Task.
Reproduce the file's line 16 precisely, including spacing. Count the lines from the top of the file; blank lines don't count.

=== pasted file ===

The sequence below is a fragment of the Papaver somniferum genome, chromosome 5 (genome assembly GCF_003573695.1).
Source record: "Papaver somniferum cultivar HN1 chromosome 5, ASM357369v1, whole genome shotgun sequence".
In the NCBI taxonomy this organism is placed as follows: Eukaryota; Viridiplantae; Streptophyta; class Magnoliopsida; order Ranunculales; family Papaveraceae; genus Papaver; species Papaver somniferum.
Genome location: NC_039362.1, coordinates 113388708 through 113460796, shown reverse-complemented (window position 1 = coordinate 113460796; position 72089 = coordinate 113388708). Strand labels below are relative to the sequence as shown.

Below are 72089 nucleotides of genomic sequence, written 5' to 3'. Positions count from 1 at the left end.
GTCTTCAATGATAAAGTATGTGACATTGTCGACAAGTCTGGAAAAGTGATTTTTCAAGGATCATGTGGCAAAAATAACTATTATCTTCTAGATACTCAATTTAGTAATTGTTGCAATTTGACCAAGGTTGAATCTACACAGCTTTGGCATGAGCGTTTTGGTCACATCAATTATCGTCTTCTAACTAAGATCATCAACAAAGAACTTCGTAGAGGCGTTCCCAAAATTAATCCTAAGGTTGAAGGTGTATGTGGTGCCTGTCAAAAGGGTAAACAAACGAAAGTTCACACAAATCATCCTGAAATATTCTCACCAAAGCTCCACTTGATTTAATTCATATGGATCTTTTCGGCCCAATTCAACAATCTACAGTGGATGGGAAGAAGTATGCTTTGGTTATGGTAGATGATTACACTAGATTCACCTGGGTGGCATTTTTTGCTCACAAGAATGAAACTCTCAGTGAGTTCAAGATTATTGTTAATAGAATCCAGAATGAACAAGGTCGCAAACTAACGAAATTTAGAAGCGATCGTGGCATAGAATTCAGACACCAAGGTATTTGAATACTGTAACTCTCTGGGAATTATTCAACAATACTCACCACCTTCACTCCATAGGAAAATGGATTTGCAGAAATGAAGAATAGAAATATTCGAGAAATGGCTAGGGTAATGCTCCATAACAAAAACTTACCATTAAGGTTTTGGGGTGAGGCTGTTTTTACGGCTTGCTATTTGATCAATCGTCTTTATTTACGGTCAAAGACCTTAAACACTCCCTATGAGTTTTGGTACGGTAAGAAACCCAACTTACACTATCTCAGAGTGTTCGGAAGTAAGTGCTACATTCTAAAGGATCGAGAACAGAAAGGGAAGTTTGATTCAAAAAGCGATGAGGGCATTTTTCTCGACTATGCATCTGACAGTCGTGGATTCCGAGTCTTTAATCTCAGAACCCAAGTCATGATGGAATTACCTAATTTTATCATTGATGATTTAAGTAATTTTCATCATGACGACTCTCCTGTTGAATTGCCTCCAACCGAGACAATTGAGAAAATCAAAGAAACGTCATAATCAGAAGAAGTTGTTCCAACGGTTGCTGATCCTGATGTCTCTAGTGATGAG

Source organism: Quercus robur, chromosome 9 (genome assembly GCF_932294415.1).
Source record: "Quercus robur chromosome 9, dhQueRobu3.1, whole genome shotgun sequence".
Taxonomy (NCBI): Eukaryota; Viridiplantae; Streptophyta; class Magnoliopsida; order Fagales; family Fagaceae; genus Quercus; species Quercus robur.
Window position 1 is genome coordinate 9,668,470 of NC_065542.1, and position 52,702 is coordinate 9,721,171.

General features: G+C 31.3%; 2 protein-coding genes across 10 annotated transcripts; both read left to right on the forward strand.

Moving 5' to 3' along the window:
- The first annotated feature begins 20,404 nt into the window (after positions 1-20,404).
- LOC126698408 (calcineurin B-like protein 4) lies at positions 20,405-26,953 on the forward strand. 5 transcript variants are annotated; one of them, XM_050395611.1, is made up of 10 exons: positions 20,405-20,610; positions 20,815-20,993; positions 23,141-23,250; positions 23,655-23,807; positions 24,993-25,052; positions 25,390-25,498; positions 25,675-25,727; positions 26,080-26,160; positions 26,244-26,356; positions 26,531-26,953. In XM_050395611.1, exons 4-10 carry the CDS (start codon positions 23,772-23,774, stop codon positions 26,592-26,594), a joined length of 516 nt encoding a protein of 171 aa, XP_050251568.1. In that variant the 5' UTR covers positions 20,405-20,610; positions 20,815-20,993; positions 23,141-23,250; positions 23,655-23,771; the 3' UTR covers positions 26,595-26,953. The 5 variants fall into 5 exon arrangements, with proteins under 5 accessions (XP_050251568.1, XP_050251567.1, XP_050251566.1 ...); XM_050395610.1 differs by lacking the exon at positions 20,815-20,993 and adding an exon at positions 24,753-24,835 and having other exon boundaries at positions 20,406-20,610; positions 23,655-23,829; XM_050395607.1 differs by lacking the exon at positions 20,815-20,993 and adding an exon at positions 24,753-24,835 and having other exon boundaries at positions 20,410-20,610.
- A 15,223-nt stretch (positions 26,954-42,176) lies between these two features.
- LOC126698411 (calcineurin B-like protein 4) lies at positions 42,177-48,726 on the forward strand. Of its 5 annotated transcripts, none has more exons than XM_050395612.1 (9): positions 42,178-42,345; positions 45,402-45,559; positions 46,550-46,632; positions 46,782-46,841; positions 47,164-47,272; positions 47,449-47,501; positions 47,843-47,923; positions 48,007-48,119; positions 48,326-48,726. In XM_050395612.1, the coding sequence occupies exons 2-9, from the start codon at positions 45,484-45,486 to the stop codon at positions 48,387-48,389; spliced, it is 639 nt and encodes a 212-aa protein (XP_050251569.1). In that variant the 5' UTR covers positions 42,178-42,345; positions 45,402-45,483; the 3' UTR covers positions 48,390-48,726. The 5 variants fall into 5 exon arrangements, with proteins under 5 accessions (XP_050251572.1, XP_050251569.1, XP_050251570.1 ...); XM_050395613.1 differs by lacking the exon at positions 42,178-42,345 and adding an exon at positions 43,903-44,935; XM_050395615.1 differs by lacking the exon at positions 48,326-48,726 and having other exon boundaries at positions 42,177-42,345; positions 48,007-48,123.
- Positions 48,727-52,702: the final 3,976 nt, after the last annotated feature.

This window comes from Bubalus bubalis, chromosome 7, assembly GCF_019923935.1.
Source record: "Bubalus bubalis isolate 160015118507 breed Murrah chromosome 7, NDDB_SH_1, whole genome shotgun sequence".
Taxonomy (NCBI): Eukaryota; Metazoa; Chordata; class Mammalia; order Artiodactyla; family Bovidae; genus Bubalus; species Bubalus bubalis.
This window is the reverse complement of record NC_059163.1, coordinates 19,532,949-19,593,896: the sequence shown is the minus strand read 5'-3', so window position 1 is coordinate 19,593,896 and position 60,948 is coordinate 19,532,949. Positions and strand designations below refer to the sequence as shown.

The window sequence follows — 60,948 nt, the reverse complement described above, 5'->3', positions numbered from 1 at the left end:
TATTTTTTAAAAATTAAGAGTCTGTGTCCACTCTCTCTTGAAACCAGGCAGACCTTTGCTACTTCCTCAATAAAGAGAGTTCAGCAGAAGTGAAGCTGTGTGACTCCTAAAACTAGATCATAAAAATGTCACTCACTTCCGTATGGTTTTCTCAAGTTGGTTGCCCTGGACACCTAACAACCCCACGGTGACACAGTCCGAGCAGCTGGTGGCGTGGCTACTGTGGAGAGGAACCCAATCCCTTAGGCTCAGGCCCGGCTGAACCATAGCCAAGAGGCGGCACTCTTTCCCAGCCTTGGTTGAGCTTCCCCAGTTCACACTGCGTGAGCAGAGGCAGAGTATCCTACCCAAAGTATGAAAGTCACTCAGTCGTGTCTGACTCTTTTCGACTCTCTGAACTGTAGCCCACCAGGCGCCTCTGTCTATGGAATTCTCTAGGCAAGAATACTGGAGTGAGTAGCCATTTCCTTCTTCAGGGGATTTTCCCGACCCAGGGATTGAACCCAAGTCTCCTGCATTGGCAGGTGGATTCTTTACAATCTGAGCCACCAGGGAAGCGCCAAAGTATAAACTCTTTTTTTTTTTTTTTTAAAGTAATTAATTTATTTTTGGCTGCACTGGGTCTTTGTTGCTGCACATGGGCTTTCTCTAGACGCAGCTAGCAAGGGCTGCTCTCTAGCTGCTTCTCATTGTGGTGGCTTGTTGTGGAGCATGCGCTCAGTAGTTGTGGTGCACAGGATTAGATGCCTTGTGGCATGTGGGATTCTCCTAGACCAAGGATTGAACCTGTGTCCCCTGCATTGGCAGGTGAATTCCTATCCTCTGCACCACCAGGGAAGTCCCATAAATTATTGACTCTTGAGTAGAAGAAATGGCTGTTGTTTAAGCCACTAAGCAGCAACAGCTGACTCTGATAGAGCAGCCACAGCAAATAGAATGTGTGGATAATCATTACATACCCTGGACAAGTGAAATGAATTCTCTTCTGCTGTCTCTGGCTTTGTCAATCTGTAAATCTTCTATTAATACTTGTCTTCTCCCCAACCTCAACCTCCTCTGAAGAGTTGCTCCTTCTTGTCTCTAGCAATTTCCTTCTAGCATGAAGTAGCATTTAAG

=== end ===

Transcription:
- LOC126698411 (calcineurin B-like protein 4) lies at positions 42,177-48,726 on the forward strand. Of its 5 annotated transcripts, none has more exons than XM_050395612.1 (9): positions 42,178-42,345; positions 45,402-45,559; positions 46,550-46,632; positions 46,782-46,841; positions 47,164-47,272; positions 47,449-47,501; positions 47,843-47,923; positions 48,007-48,119; positions 48,326-48,726. In XM_050395612.1, the coding sequence occupies exons 2-9, from the start codon at positions 45,484-45,486 to the stop codon at positions 48,387-48,389; spliced, it is 639 nt and encodes a 212-aa protein (XP_050251569.1). In that variant the 5' UTR covers positions 42,178-42,345; positions 45,402-45,483; the 3' UTR covers positions 48,390-48,726. The 5 variants fall into 5 exon arrangements, with proteins under 5 accessions (XP_050251572.1, XP_050251569.1, XP_050251570.1 ...); XM_050395613.1 differs by lacking the exon at positions 42,178-42,345 and adding an exon at positions 43,903-44,935; XM_050395615.1 differs by lacking the exon at positions 48,326-48,726 and having other exon boundaries at positions 42,177-42,345; positions 48,007-48,123.